When Leland Case Sold His Lush Desert Land To The City, He Envisioned A Natural Preserve -- Not More Ball Fields.
By Tim Vanderpool
THE GAPING PICTURE window of Leland Case's crumbling studio still faces the Santa Catalina Mountains, a cheap plywood flat stretching across its panes like a splintered cataract. Surrounding the adobe hut, a dense swath of saguaro, ocotillo and mesquite sweep up the hillside like a silent wave of green.
It's been 40 years since the late author came to this nearly untouched desert with his wife to relax and to write. It was here that Case decided to turn over 17 acres of his property to the city at fire-sale prices. And it's here that most residents of teeming nearby subdivisions now say the city is abandoning his vision for natural open space, in an ongoing quest for ball fields, parking lots and swimming pools.
There's obviously rich irony in these neighbors' efforts to protect a patch of natural land in the midst of their uniformly bland cul-de-sacs and tan, assembly-line, tile-roofed homes. Or in the fact that, as Tucson struggles to retain remnants of real desert still existing within its perimeters, city leaders seem intent on blading a big chunk of the lush property at Harrison Road and Broadway Boulevard for recreational development.
But just as obviously, this eastside tussle speaks volumes about how Tucson and its masters view the city's future.
Chuck Sewell has a one-way window on the ground floor of his massive two-story house, where he regularly watches quail watering in his yard, or herds of javelina passing by. A palm-lined eccentricity in a sea of symmetry, Sewell's home is perched at the desert's fringe, and on this windy morning the retired geologist spots a dove disappearing into a maze of cactus.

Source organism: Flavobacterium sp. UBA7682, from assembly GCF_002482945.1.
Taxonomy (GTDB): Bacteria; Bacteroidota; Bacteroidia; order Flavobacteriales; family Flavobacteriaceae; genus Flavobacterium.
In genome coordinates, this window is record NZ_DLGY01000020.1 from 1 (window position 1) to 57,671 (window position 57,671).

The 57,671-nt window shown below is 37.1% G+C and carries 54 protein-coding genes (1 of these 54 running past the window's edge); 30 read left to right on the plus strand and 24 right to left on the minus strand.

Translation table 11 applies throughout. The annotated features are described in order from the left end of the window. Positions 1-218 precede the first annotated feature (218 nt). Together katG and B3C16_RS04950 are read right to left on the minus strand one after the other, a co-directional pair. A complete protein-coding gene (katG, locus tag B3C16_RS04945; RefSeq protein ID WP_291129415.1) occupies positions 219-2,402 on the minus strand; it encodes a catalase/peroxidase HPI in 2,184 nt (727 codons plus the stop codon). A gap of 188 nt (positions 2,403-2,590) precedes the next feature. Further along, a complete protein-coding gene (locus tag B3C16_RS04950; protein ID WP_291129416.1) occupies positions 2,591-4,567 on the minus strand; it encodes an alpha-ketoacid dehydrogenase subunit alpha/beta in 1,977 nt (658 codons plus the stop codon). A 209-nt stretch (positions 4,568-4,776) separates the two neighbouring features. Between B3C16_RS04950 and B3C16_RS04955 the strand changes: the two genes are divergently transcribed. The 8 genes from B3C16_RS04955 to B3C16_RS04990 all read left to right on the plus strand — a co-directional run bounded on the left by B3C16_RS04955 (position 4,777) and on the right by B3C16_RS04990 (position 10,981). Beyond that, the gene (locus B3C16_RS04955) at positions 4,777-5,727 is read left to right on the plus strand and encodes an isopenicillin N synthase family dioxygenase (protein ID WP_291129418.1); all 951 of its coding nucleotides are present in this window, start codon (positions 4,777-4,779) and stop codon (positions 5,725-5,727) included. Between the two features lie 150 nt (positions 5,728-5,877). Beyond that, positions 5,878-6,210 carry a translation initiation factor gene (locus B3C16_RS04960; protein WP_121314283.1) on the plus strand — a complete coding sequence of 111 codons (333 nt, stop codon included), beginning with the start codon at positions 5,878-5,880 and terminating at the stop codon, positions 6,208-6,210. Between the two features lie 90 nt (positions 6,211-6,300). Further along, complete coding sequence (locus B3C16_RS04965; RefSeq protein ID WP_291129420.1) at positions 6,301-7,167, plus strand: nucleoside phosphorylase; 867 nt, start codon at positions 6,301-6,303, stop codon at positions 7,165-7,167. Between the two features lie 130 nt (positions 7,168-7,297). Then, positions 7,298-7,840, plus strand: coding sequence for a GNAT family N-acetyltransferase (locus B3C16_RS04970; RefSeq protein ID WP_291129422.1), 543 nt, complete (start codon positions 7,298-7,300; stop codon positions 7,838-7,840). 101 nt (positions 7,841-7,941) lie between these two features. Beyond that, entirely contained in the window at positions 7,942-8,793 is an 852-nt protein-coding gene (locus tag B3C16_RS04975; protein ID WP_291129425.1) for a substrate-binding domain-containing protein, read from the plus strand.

Sewell was among Leland Case's long-time buddies. He says the writer, who died in the '80s, always saw this place as a pristine bulwark against encroaching development.
"We talked a lot about it before he died," Sewell says, his blue eyes flashing beneath a gray crewcut. "There's no doubt in my mind that's what he wanted."
Subsequent municipal purchases have boosted the original 17-acre parcel to 55 acres. Now the Tucson Parks and Recreation Department envisions two half-courts for basketball, 205 parking spaces, and a pair of ball fields on that land--despite neighborhood opposition.
City Councilwoman Janet Marcus, whose Ward 2 includes the property, says there's been agreement on retaining dawn-to-dusk status for the future park. But neighbors say that notion makes them nervous. Any ball fields will turn up the pressure for lighted nighttime games, they say, on fields topping a ridge directly in line with their second-story windows.
They also point to six sports parks already within five miles of Case. Three of those parks have swimming pools, four have ball fields, and all have basketball courts.
Still, "I think there needs to be a compromise here," Marcus says. "Kids need a place to play. I have to speak up for the kids. I don't think they should always have to get in a car to go to a park."
If there's apparently powerful support for a nature park, "there's also a strong number of voices for organized sports there," she says. "It's a complicated issue."
Residents call that a stubborn smokescreen dating back to 1989, when the city first unveiled plans calling for nearly full recreational development at Case. That blueprint was then shelved for nearly a decade, before being revived last year just before the holidays. In a mad dash, opponents responded with a door-to-door poll. According to Karen Johnson, a neighborhood activist who spearheaded the canvas, 86 percent of respondents favored the nature-park concept.